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by PB Crew 22

When you want a great idea, ask your crew! PB Crew 22 is a group of authors and illustrators with picture books releasing this year. We have been so inspired by Storystorm this month and in years past. That’s why we wanted to give you not one, not two, but 19 ways to come up with your own ideas for your next picture book!

Brittany Thurman: Begin with Poetry

As I wrote a free verse about the power that exists when we recognize our full potential, I thought over my childhood. How many times did I let self-doubt inhibit my goals? Too many. What would have happened if I kept going even when I did not know what the outcome would be? With FLY, illustrated by Anna Cunha, published by Caitlyn Dlouhy Books, I show what it feels like to soar through a childhood dream.

Storystorm Idea:

Begin with poetry. Poetry allows for us to encompass emotions associated with heart. Write a sonnet, create a tanka. While you create, think over a goal you wanted to achieve as a child. Rhyme or no rhyme, through poetry, write about the goal and its associated feeling. Now, turn that poem into a picture book.

Jonathan Hillman: Try an Unconventional Point of View

BIG WIG, illustrated by Levi Hastings (Paula Wiseman Books, February 2022) was inspired by the drag phrase “wig flew,” which is a way of saying you’re blown away or astonished by something. For example, if you see a fierce look or a show stopping dance move, you might say, “girl, my wig flew!” As a first time picture book writer, I knew I wanted to explore LGBTQIA+ identities, and I loved the idea of a wig as an unexpected entry point for that exploration.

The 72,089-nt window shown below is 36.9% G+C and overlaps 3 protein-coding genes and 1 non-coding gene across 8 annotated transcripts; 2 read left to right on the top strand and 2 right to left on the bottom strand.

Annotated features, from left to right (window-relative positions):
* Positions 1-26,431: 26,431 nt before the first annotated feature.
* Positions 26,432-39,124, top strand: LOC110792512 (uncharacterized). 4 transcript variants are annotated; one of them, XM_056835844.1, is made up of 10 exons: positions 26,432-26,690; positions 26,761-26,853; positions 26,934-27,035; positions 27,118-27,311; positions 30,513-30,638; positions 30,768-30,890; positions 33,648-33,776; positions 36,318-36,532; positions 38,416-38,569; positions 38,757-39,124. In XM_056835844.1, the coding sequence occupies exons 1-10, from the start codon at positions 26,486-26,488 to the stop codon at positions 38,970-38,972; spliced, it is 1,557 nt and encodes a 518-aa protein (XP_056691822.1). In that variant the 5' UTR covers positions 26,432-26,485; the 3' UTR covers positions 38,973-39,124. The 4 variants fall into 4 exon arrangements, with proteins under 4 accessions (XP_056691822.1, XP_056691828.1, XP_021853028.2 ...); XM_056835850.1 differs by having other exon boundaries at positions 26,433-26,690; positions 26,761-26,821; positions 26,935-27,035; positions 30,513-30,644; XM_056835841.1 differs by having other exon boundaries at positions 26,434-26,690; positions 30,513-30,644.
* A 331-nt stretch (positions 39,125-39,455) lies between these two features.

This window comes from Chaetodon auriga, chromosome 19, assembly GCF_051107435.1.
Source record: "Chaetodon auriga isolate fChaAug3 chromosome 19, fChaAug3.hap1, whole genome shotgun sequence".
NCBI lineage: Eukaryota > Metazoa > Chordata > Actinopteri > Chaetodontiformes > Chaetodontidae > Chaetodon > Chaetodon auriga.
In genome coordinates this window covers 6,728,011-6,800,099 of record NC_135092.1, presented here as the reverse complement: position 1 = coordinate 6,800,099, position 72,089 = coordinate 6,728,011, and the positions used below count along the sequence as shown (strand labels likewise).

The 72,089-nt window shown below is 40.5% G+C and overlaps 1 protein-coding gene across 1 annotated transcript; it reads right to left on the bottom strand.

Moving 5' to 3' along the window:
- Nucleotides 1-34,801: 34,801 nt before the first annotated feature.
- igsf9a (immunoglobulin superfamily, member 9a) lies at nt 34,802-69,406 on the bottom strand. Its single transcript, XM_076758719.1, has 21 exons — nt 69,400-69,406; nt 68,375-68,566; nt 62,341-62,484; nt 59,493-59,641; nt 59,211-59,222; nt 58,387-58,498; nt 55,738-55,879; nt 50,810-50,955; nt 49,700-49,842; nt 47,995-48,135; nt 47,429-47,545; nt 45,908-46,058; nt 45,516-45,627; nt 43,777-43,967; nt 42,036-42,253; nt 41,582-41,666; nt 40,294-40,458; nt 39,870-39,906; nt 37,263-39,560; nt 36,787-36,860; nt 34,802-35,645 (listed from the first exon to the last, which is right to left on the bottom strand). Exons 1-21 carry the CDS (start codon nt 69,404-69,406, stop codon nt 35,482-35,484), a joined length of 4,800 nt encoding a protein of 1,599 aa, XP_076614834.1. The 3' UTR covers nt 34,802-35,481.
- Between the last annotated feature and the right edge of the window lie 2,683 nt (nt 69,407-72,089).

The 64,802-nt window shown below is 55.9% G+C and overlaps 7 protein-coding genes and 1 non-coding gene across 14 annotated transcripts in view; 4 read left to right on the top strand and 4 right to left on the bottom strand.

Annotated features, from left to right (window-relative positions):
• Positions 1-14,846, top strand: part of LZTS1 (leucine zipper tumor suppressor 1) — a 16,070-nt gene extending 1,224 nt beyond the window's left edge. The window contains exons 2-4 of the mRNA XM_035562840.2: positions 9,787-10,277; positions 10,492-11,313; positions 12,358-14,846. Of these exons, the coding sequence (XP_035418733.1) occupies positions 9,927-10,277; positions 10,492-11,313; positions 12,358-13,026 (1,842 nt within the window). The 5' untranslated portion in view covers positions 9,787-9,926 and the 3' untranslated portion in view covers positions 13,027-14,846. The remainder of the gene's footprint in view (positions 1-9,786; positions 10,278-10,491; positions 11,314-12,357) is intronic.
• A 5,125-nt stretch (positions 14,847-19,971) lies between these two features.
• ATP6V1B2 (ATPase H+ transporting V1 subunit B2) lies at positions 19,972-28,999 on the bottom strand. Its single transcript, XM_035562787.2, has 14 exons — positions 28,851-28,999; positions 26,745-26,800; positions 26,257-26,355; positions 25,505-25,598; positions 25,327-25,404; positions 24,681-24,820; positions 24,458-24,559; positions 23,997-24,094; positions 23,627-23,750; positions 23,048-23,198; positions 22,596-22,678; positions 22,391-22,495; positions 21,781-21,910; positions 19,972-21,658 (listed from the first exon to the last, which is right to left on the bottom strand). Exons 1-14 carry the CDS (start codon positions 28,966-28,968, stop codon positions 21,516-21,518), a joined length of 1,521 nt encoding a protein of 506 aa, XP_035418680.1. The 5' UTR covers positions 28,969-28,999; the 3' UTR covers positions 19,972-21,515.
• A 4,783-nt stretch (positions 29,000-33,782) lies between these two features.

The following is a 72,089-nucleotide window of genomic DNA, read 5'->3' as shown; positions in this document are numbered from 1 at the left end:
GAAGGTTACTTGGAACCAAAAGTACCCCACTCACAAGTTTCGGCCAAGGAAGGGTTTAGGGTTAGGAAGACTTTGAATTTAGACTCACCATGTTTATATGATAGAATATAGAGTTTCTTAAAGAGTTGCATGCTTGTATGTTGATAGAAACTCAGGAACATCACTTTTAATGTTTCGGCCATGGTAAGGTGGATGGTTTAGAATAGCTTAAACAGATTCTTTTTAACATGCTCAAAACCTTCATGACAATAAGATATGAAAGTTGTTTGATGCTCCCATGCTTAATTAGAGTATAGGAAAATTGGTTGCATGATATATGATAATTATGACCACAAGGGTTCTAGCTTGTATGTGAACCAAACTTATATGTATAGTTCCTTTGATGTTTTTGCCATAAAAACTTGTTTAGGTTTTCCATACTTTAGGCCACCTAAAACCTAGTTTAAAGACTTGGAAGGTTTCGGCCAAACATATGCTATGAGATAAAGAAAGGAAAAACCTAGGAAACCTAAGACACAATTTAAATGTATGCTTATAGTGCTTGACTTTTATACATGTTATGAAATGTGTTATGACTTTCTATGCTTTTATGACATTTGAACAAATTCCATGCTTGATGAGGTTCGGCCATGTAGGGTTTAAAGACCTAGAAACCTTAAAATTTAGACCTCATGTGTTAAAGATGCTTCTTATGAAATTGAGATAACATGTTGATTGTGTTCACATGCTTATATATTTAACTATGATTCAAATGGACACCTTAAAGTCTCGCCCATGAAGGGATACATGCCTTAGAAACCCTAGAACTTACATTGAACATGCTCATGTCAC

Storystorm Idea:

If you have a picture book in progress, try rewriting it from a different point of view. The more unexpected the better! If you don’t yet have an idea, pick an overused picture book character and try shifting the perspective. What aspects of the story can only this viewpoint character draw out?

Elizabeth Brown: Find the Little Known Stories Behind Everyday Things 

For LIKE A DIAMOND IN THE SKY: JANE TAYLOR’S BELOVED POEM OF WONDER AND THE STARS, illustrated by Becca Stadtlander (Bloomsbury, February 2022), I wondered about the origins of “Twinkle, Twinkle, Little Star,” the lullaby most children sing. I discovered it comes from a poem titled “The Star” by Romantic-era writer, Jane Taylor. Her struggle to become a published poet will inspire young readers and writers everywhere.

Storystorm Idea: 

Look for the magical stories behind everyday things. When you discover that spark, plot, write, and revise (a lot!) to make your story shine!

Eija Sumner: Explore Somewhere New and Gather Up Details

CROCODILE HUNGRY, illustrated by John Martz (Tundra, February 2022) was inspired by a trip to the Zoo with my family and my then-toddler asking, “What do Crocodiles eat?” The flamingo pond was conveniently the next attraction at the zoo and well, it was the beginning of a story.

Storystorm Idea: